New Zealand’s leading health officials resign as COVID deaths mount

Three leading officials in New Zealand’s Ministry of Health have announced their resignations, in the middle of the country’s Omicron surge that has overwhelmed hospitals and is killing 10 to 20 people per day.

On Wednesday, Director-General of Health Dr Ashley Bloomfield, one of the most well-known public faces of the Labour Party-led government’s COVID-19 response, announced he would step down in July—a year earlier than he had previously indicated he would leave. A few hours later, the Ministry of Health confirmed that Director of Public Health Dr Caroline McElnay, and Deputy Director of Public Health Dr Niki Stefanogiannis were resigning at the end of the week.

Media reports attributed the resignations to “stress” and “burnout.” Prime Minister Jacinda Ardern, who has appeared alongside Bloomfield in countless press conferences during the pandemic, said on Instagram that he “wanted to spend time with his family, and that’s the least we owe him.” McElnay blandly told a press conference she also wanted to spend time with family.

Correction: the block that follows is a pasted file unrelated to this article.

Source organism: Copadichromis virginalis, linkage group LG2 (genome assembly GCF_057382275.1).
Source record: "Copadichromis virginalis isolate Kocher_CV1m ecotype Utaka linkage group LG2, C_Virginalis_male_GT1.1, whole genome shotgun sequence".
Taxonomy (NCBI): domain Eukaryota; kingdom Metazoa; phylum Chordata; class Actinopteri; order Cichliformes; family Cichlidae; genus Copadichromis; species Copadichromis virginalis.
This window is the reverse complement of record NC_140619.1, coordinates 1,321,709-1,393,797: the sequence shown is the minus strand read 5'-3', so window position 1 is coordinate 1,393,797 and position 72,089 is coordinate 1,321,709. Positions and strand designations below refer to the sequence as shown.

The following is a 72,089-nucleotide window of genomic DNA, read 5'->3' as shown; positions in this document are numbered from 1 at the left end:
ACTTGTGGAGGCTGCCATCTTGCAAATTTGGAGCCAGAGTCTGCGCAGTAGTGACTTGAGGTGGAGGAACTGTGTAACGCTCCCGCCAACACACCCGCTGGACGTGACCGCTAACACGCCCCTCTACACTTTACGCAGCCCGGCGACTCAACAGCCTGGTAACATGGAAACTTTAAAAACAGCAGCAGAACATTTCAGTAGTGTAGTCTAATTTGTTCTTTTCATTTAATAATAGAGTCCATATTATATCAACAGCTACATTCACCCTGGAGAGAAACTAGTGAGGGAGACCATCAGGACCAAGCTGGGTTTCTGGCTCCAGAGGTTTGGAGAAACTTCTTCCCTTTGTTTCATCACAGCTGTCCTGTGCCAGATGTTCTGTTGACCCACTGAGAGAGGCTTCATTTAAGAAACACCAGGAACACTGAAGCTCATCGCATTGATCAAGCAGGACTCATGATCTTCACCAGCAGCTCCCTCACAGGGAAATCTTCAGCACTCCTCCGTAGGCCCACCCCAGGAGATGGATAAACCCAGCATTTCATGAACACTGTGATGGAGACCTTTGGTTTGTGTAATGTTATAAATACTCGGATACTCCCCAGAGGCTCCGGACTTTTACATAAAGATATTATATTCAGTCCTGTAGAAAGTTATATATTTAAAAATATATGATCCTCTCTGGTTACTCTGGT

In a worried article, the New Zealand Herald said the sudden departures would leave a “giant hole” and “raise questions about what impact their vacancies will have in a pandemic that shows no sign of ending, with possible resurgences in cases in coming months, including over winter, and new variants inevitably arriving here.”

Whatever the exact reasons for the leadership exodus, it comes amid an historic health crisis caused by the government’s decision to embrace the “let it rip” approach to COVID-19, which has led to millions of deaths worldwide. Last October, Ardern announced the end of the elimination policy that saved thousands of lives during the first two years of the pandemic. The government promised big business that schools and businesses would be reopened and there would be no more lockdowns.

Bloomfield and McElnay had the undoubtedly stressful task of defending the government’s criminal policy decisions in the Ministry of Health’s regular media conferences. While none of those leaving has expressed any disagreement with the government’s approach, the departures came soon after the removal of nearly all remaining public health restrictions.